Thursday, February 11, 2010

LEADERSHIP - February 11, 2010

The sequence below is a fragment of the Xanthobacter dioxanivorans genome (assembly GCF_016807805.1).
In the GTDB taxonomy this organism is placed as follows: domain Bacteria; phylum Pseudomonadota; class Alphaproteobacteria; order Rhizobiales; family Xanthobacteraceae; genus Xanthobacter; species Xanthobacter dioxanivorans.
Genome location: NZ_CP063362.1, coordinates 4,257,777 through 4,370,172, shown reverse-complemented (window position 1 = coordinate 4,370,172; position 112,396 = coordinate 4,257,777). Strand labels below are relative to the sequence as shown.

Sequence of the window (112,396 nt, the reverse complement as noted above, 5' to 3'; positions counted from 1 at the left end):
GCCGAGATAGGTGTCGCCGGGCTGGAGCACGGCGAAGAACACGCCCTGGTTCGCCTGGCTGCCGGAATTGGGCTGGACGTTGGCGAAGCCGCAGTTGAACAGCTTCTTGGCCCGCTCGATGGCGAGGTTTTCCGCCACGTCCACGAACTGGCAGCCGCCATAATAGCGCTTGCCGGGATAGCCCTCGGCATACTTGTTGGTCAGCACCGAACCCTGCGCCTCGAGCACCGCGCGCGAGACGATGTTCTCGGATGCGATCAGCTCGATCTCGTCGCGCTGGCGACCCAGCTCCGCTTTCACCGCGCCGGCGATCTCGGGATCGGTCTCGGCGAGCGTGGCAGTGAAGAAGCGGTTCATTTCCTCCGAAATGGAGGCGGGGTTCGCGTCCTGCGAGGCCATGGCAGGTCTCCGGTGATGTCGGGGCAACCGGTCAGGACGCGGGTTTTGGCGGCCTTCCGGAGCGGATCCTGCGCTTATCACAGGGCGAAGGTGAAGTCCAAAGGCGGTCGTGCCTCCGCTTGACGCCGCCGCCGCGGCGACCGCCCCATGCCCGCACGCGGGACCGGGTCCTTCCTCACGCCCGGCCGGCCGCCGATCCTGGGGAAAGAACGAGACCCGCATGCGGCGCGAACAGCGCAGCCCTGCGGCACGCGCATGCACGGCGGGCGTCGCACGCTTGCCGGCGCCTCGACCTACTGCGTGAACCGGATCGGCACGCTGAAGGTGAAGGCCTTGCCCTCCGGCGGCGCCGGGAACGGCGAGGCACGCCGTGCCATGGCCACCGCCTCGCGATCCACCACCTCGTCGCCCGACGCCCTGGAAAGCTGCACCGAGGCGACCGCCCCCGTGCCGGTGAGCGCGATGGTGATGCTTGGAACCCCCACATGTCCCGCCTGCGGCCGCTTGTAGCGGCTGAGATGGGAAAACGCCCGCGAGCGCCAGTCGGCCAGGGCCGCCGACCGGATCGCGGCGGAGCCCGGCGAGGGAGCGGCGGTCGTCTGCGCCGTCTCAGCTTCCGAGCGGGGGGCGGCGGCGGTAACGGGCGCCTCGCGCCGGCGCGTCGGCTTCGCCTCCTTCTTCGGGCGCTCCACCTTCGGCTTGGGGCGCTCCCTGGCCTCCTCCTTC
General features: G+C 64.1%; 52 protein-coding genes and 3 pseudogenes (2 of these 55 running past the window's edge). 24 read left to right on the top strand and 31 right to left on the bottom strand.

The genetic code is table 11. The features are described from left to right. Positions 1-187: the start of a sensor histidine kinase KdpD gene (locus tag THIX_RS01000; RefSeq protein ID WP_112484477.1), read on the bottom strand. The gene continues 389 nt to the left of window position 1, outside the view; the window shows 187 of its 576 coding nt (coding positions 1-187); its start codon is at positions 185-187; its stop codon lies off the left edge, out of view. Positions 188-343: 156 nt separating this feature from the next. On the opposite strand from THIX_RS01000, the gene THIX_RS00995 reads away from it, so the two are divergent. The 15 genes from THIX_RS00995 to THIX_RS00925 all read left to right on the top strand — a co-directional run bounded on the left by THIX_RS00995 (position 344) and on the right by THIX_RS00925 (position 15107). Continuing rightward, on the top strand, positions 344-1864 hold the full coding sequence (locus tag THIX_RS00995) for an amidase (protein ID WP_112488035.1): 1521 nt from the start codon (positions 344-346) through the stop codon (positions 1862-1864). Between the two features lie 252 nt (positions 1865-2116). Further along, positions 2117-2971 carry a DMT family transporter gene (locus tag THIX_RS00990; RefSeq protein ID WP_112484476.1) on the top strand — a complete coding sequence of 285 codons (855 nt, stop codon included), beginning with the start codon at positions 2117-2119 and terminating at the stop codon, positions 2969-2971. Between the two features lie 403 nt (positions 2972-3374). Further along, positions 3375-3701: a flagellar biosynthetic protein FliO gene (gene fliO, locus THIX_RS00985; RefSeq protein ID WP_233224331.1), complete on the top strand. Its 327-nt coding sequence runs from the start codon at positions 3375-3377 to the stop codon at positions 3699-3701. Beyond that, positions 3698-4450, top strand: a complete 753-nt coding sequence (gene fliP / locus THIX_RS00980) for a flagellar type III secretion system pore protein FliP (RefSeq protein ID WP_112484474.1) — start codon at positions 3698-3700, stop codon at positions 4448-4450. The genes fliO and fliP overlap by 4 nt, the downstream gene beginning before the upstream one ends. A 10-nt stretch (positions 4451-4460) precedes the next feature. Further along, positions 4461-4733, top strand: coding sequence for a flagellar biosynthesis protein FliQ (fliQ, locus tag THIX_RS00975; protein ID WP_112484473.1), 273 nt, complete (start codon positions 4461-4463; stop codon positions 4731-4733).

The case of Sen. Shelby of Alabama stands out, but it is far from the only one. A defense contractor in his State is being reviewed with a possibility that another one will get the pork. Shelby has sworn to use his Senatorial privilege to bring all Federal activity in the Senate to a halt until his contractor gets the bacon. In his na├»ve belief that he can do this at no cost, he is behaving like a 4-year-old who is having a screaming fit in order to demand something he wants, who is prepared to make life miserable for all adults within hearing, and who imagines that no one dares to spank him. And Shelby is not alone. The whole GOP caucus in the Senate is sworn to stand united in support of anyone who is threatening to bring Senate business to a halt in an attempt to strangle the presidency of this Dem in the White House. It is time for Obama to take charge and say that the American government is for adults, not spoiled children, and that severe reaction will be the outcome for the child in Alabama, and for the State that seems to support him, as well the States whose Senators want to play this nursery game. It is of course beneath the dignity of Obama, but Emanuel has the reputation of dealing with screaming children who imagine they can take on the world of adults. In truth, Obama’s dealing with some of those in the Democratic party and others might well have encouraged Shelby to think he could get away with it. We have about 9 months to go until Election Day, and it is time for Obama to deal with spoiled children in Congress. That might even result in people believing that the Dem party is a real force to be dealt with, if only they had something worth while that they were willing to fight for. Into this entire equation we find the question of who is capable of leading the Democratic Party. Obama has a good heart, but not much room in it for the desperate plight of the working people, and none of those who might lead that Party seem to have it either.

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